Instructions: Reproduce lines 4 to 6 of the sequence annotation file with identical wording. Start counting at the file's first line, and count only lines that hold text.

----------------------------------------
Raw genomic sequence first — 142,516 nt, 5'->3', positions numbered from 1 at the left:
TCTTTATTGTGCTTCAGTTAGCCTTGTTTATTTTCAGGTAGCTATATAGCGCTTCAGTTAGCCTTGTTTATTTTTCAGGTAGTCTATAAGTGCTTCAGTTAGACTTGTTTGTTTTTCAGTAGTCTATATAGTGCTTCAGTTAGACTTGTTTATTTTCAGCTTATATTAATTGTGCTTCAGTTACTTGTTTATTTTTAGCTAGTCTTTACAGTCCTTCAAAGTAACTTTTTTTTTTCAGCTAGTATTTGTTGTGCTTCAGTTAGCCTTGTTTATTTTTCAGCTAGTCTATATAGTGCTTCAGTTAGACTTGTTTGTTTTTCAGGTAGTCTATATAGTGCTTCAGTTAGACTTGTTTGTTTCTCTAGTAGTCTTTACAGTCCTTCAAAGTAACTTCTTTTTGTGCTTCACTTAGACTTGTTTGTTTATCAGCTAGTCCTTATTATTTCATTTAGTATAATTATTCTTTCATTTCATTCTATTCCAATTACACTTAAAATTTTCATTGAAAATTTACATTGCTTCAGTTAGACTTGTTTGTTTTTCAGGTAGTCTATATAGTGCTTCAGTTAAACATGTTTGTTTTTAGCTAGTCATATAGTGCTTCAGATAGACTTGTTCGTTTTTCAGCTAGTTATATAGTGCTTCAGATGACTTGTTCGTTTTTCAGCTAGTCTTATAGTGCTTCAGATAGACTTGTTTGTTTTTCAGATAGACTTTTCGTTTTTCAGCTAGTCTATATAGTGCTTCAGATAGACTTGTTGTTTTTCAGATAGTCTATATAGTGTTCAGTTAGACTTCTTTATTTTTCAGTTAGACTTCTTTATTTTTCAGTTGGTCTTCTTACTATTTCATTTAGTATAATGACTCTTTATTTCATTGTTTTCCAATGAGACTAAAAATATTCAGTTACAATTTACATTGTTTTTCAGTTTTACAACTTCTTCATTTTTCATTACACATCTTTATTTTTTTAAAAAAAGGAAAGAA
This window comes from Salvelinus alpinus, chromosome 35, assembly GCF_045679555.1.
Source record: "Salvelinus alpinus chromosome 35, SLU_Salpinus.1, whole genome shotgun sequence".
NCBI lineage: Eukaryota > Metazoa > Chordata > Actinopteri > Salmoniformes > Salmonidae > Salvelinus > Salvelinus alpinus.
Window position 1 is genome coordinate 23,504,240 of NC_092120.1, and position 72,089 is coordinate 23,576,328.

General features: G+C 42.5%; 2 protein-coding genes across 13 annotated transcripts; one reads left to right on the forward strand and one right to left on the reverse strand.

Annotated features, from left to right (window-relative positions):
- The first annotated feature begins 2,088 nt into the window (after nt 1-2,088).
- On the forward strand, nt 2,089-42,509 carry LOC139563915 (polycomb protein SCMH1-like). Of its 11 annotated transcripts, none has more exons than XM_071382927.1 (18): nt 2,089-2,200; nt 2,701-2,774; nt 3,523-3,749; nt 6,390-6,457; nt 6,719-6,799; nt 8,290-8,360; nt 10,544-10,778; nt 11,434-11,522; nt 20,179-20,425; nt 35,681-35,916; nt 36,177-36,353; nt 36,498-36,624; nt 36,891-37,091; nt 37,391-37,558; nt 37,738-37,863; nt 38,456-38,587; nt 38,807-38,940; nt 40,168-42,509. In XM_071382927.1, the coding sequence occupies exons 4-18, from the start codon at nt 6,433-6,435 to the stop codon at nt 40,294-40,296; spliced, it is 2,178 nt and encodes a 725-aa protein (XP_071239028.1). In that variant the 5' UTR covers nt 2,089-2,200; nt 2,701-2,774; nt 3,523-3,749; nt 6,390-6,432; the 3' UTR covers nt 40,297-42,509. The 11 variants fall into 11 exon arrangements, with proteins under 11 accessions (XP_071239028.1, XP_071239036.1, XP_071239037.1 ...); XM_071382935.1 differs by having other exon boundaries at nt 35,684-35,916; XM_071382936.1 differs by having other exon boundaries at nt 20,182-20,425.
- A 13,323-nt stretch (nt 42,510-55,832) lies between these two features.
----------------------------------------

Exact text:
Source record: "Salvelinus alpinus chromosome 35, SLU_Salpinus.1, whole genome shotgun sequence".
NCBI lineage: Eukaryota > Metazoa > Chordata > Actinopteri > Salmoniformes > Salmonidae > Salvelinus > Salvelinus alpinus.
Window position 1 is genome coordinate 23,504,240 of NC_092120.1, and position 72,089 is coordinate 23,576,328.